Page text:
TAKING aspirin immediately after a “mini stroke” significantly slashes the risk of having a major one, a study found, The Sun reports. Patients are already advised to take a daily dose of the painkiller following such “warning events”.
But doctors say the effect has been drastically underestimated and now believe a pill can cut the risk of a major stroke by 80%. An Oxford University study of 56,000 people found almost all the benefits of aspirin came in the first few weeks.
Transient ischemic attacks – or mini strokes – mostly affect those aged over 60 and happen when the blood supply to their brain is cut off for a brief period. It may indicate a major one is on the way.
As a result, prompt medical attention and treatment is vital to prevent a far more serious blockage to the brain. Symptoms of a mini stroke include numbness or weakness of the face, arms or legs – especially on one side of the body – and confusion, trouble speaking or difficulty understanding speech.
It may also cause abrupt loss of vision in one or both eyes, trouble walking, dizziness or loss of balance or coordination, and a sudden headache without known cause.
Lead author Professor Peter Rothwell said: “Our findings confirm the effectiveness of urgent treatment after TIA and minor stroke – and show aspirin is the most important component. “Immediate treatment with aspirin can substantially reduce the risk and severity of early recurrent stroke.
“This finding has implications for doctors who should give aspirin immediately if a TIA or minor stroke is suspected rather than waiting for specialist assessment and investigations.” Each year about 46,000 people in the UK suffer from a TIA for the first time.
One in 20 people will have a major stroke within two days of a mini-stroke and this figure rises to one in 12 within a week. Too often people wait a week or longer to receive medical attention after a TIA – or fail to see a doctor at all – leaving them at risk of suffering a serious stroke.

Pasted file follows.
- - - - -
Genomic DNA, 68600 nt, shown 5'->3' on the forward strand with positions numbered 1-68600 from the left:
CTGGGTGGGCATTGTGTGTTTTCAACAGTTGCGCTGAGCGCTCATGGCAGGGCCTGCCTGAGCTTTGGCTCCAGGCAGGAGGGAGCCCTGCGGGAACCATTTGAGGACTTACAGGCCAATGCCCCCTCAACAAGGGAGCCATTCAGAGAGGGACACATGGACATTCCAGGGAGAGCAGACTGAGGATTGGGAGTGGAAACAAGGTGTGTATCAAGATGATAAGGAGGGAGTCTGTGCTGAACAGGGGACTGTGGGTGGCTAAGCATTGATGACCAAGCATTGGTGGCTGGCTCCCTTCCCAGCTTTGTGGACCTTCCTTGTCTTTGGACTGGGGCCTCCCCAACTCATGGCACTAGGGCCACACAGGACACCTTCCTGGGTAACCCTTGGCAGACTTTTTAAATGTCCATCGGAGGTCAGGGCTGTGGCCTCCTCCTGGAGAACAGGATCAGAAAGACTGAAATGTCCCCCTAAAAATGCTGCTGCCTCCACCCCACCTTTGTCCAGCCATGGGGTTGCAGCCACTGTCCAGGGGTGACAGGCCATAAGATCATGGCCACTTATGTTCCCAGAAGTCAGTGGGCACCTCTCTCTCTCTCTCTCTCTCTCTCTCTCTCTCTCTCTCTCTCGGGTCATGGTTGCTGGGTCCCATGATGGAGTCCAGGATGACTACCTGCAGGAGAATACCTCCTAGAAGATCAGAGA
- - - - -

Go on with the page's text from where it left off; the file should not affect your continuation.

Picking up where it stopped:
BBC politics presenter Andrew Marr, 56, had two mini-strokes before going on to have a major one. He said previously: “I was one of the thousands of people who dismissed the warning signs – simple ignorance.”
Aspirin is already given to people who have had a stroke or mini-stroke to prevent further ones after they have been assessed in hospital.
That reduces the subsequent risk by about 15%. Prof Rothwell added: “The risk of a major stroke is very high immediately after a TIA or a minor stroke – about 1,000 times higher than the background rate – but only for a few days.
“We showed previously that urgent medical treatment with a ‘cocktail’ of different drugs could reduce the one-week risk of stroke from about 10% to about 2% – but we didn’t know which component of the ‘cocktail’ was most important.
“One of the treatments we used was aspirin but we know from other trials the long-term benefit of aspirin in preventing stroke is relatively modest. “We suspected the early benefit might be much greater.”
Dr Dale Webb, director of research and information at the Stroke Association, said self-administering an aspirin as soon as possible could save lives. He added: “A TIA is a medical emergency and urgent neurological assessment must always be sought.
“We welcome this research which shows that taking aspirin after TIA can dramatically reduce the risk and severity of further stroke.
“The findings suggest that anyone who has stroke symptoms, which are improving while they are awaiting urgent medical attention can, if they are able, take one dose of 300 mg aspirin.”
The findings are published in The Lancet medical journal.